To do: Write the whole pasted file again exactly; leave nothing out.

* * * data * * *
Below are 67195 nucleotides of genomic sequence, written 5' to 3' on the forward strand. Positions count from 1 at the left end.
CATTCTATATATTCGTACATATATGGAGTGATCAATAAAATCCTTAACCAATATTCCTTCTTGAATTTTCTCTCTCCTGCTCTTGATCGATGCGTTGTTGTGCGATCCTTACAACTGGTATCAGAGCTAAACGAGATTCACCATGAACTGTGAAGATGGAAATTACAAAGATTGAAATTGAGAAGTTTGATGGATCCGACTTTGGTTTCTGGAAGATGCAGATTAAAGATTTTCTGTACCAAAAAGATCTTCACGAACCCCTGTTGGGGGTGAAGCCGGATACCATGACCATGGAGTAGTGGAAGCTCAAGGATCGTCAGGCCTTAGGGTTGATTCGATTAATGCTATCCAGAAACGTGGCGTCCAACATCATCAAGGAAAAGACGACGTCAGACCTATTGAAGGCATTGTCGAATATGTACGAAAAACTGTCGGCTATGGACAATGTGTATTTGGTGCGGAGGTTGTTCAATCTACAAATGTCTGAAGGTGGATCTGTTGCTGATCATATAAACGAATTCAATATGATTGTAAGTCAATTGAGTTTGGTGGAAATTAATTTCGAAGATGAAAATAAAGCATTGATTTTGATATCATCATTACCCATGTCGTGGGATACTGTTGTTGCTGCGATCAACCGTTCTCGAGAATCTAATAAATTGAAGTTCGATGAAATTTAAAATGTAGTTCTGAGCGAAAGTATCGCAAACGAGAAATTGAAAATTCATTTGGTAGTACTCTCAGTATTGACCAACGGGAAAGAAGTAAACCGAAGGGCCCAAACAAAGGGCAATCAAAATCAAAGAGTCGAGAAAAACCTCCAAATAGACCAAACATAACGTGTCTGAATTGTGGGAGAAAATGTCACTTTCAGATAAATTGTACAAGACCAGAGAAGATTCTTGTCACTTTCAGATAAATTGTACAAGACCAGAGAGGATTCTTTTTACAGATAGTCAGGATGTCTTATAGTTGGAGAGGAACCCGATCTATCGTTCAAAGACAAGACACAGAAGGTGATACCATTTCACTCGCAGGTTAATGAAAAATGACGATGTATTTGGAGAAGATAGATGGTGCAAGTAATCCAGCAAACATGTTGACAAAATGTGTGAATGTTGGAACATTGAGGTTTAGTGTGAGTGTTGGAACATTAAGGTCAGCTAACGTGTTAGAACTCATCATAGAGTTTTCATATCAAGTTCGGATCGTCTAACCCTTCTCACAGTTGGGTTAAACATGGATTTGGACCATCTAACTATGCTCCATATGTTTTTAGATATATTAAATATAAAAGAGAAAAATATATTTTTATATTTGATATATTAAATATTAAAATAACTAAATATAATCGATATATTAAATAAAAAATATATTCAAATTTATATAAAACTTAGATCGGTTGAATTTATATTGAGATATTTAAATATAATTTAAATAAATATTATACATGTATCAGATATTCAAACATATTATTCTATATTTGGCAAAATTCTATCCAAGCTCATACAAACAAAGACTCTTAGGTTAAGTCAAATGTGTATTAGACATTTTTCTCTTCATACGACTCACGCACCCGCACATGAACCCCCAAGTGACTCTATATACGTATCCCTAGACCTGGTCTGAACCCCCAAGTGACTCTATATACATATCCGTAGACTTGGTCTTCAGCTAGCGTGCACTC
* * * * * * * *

Below are 67195 nucleotides of genomic sequence, written 5' to 3' on the forward strand. Positions count from 1 at the left end.
CATTCTATATATTCGTACATATATGGAGTGATCAATAAAATCCTTAACCAATATTCCTTCTTGAATTTTCTCTCTCCTGCTCTTGATCGATGCGTTGTTGTGCGATCCTTACAACTGGTATCAGAGCTAAACGAGATTCACCATGAACTGTGAAGATGGAAATTACAAAGATTGAAATTGAGAAGTTTGATGGATCCGACTTTGGTTTCTGGAAGATGCAGATTAAAGATTTTCTGTACCAAAAAGATCTTCACGAACCCCTGTTGGGGGTGAAGCCGGATACCATGACCATGGAGTAGTGGAAGCTCAAGGATCGTCAGGCCTTAGGGTTGATTCGATTAATGCTATCCAGAAACGTGGCGTCCAACATCATCAAGGAAAAGACGACGTCAGACCTATTGAAGGCATTGTCGAATATGTACGAAAAACTGTCGGCTATGGACAATGTGTATTTGGTGCGGAGGTTGTTCAATCTACAAATGTCTGAAGGTGGATCTGTTGCTGATCATATAAACGAATTCAATATGATTGTAAGTCAATTGAGTTTGGTGGAAATTAATTTCGAAGATGAAAATAAAGCATTGATTTTGATATCATCATTACCCATGTCGTGGGATACTGTTGTTGCTGCGATCAACCGTTCTCGAGAATCTAATAAATTGAAGTTCGATGAAATTTAAAATGTAGTTCTGAGCGAAAGTATCGCAAACGAGAAATTGAAAATTCATTTGGTAGTACTCTCAGTATTGACCAACGGGAAAGAAGTAAACCGAAGGGCCCAAACAAAGGGCAATCAAAATCAAAGAGTCGAGAAAAACCTCCAAATAGACCAAACATAACGTGTCTGAATTGTGGGAGAAAATGTCACTTTCAGATAAATTGTACAAGACCAGAGAAGATTCTTGTCACTTTCAGATAAATTGTACAAGACCAGAGAGGATTCTTTTTACAGATAGTCAGGATGTCTTATAGTTGGAGAGGAACCCGATCTATCGTTCAAAGACAAGACACAGAAGGTGATACCATTTCACTCGCAGGTTAATGAAAAATGACGATGTATTTGGAGAAGATAGATGGTGCAAGTAATCCAGCAAACATGTTGACAAAATGTGTGAATGTTGGAACATTGAGGTTTAGTGTGAGTGTTGGAACATTAAGGTCAGCTAACGTGTTAGAACTCATCATAGAGTTTTCATATCAAGTTCGGATCGTCTAACCCTTCTCACAGTTGGGTTAAACATGGATTTGGACCATCTAACTATGCTCCATATGTTTTTAGATATATTAAATATAAAAGAGAAAAATATATTTTTATATTTGATATATTAAATATTAAAATAACTAAATATAATCGATATATTAAATAAAAAATATATTCAAATTTATATAAAACTTAGATCGGTTGAATTTATATTGAGATATTTAAATATAATTTAAATAAATATTATACATGTATCAGATATTCAAACATATTATTCTATATTTGGCAAAATTCTATCCAAGCTCATACAAACAAAGACTCTTAGGTTAAGTCAAATGTGTATTAGACATTTTTCTCTTCATACGACTCACGCACCCGCACATGAACCCCCAAGTGACTCTATATACGTATCCCTAGACCTGGTCTGAACCCCCAAGTGACTCTATATACATATCCGTAGACTTGGTCTTCAGCTAGCGTGCACTC